Meet Dorothy Jarrow: devotedly unsexy librarian
Buttoned-up book lover DJ is all sensible shoes, drab skirts and
studious glasses. After an ill-advised spring-break-fueled fling left
her mortified, she's committed to her prim and proper look. When she's
hired by a rural library in middle-of-nowhere Kansas, she finally has
the lifestyle to match -- and she can't wait to get her admin on.
But it's clear from day one that the small-town library is more
interested in circulating rumors than books. DJ has to organize her
unloved library, win over oddball employees and avoid her flamboyant
landlady's attempts to set her up with the town pharmacist. Especially
that last part -- because it turns out handsome Scott Sanderson is her
old vacation fling! She is not sure whether to be relieved or offended
when he doesn't seem to recognize her. But with every meeting, DJ finds
herself secretly wondering what it would be like to take off her
glasses, unpin her bun and reveal the inner vixen she's been hiding from
everyone -- including herself.
Overall a good book. I loved the librarian theme and the chapter headings were great. Each chapter was given a dewey decimal classification and that became the chapter name. That heading related very well to the contents of that chapter - very clever! DJ has come to Verdant to become the head librarian/administrator for the town library. She has been given a place to live by the head of the library board - the upstairs apartment of her home. That same lady also has another goal - to hook DJ up with her son the pharmacist. DJ is horrified to see that that pharmacist is the man she had a one night stand with eight years earlier. She is relieved (and a little insulted) that he doesn't recognize her. While her opinion of him isn't good at the beginning, the more she gets to know him, the more she comes to like him.
I liked DJ most of the time. She has great enthusiasm for her job as the head of the library. She wants to make the library the best it can be. The interior is not what she expected, as it is dark, gloomy and underutilized. Her employees are quite a collection of characters. There is Amelia, the woman who has been doing the job for the last several years and isn't happy to have DJ there. She is grumpy, mean and seems to have no interest in making things any better. There are the two bookmobile drivers, Amos and Suzy. Amos is a veteran with some PTSD issues, but is overcoming them pretty well. Suzy is a nice girl who loves to know everything that is going on and to share it with anyone who will listen. James is the employee who is rarely seen but heard from often. He is mildly autistic and doesn't like change, but is very good at what he does. She is not quite sure what to make of her landlady who seems more interested in pushing her toward her son the pharmacist than in what DJ can do for the library. DJ wants nothing to do with Scott, who turns out to be the man she had a one night stand with back in college. She does her best to avoid him, but in a small town that isn't possible. She also believes that he is a player who cheated on his wife, had affairs with married woman, and preyed on women during spring breaks. But as she gets to know him, that opinion doesn't match the man she is getting to know and care for. I got rather frustrated with her judgmental attitude toward him when she didn't really have anything to base it on. I liked seeing the way that her opinion did change. Their romance seemed to develop pretty slowly as DJ got to know Scott as he really is. I loved seeing the way that she opened up to him in the wheat field. I kept waiting for her to tell him about their shared past. I loved seeing her happiness with the surprise Scott had for her when she got out of the hospital.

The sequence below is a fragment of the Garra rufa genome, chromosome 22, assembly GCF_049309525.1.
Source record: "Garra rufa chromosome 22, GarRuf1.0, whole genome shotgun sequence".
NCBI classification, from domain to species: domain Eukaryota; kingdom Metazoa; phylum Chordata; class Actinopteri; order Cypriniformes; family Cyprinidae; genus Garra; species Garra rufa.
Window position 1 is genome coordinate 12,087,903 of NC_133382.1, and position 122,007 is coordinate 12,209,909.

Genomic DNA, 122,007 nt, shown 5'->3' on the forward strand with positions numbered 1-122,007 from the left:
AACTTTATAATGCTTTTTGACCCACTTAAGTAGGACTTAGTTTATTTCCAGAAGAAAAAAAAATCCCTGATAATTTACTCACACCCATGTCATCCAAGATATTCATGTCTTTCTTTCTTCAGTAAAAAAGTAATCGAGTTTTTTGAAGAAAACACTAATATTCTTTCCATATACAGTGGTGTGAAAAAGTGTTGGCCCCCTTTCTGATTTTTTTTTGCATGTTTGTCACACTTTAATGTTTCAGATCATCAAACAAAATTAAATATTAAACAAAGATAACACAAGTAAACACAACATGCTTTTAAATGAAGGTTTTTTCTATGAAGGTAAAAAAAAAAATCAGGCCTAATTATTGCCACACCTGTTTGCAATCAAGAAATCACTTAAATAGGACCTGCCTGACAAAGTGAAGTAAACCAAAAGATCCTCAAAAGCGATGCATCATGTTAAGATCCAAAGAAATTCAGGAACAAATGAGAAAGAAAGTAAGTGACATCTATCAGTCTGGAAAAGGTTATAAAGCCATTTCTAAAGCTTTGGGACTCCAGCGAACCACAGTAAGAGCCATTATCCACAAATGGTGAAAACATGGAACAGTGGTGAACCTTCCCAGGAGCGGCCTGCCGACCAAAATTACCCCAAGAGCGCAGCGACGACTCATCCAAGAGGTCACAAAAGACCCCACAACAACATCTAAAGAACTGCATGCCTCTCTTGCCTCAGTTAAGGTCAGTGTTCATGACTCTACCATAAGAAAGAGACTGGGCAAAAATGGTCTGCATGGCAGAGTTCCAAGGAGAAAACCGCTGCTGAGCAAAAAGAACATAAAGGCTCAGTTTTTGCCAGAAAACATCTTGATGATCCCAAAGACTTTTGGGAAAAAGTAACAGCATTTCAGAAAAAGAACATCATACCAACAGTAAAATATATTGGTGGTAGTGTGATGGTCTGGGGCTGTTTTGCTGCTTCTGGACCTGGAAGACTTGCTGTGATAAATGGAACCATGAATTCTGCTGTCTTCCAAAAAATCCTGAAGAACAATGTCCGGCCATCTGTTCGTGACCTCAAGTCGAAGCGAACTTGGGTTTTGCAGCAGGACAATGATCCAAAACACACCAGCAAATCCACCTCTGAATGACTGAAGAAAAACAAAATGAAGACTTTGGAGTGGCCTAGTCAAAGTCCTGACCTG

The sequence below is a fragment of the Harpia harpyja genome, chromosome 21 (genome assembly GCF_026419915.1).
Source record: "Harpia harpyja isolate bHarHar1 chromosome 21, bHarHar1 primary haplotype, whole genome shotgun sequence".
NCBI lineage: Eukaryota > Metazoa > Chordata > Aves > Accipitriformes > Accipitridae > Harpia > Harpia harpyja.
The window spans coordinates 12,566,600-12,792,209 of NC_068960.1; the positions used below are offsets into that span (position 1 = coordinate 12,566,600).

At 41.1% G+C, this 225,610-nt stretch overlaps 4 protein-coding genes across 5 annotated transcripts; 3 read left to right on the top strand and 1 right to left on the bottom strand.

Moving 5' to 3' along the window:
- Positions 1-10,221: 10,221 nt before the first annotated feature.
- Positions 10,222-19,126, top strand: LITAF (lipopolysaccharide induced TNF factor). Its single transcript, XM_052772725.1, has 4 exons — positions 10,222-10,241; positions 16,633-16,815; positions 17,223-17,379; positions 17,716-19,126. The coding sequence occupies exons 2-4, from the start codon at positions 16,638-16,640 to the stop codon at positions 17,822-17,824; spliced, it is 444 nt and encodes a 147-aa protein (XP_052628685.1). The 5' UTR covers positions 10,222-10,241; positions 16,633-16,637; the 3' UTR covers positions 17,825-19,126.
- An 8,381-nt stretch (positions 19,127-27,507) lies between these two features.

Scott turned out to be a real sweetheart. He had been in that bar eight years ago looking for an experienced woman so he could learn better techniques in lovemaking. When he hooked up with DJ he didn't know she was even less experienced than he was, but it didn't seem to matter since they were pretty explosive together. Eight years later he's in his hometown, divorced from his wife (who turned out to be gay), and taking care of his widowed mother. There aren't many single women in town so he's not sure he'll ever find someone to love. When he meets DJ he doesn't understand why she seems to dislike him on sight. There is something about her that reminds him of the girl from eight years ago that he hasn't been able to forget. His mom keeps trying to throw them together and as she does he likes what he learns about DJ. I enjoyed seeing him show her around Verdant and introduce her to people. I loved the way he took her out in the wheat field and showed her his method of getting away, and later introduced her to what the wheat harvest meant to the whole town. His patience with her as got physically closer was great as he knew what he wanted and was willing to wait. I loved his willingness to help her with her library project. The way he stepped in to finish the project as a surprise to her while she was in the hospital was a wonderful way to show his feelings. I loved the way that he got so many others involved.
The only real problem I had with the book was the ending. The last chapter ends with him seeing something that links her to the girl he knew those eight years ago, then it cuts to an epilogue that takes place eight years later. There is no discussion of that night or why he didn't recognize her. It was terribly frustrating because I really wanted to know.
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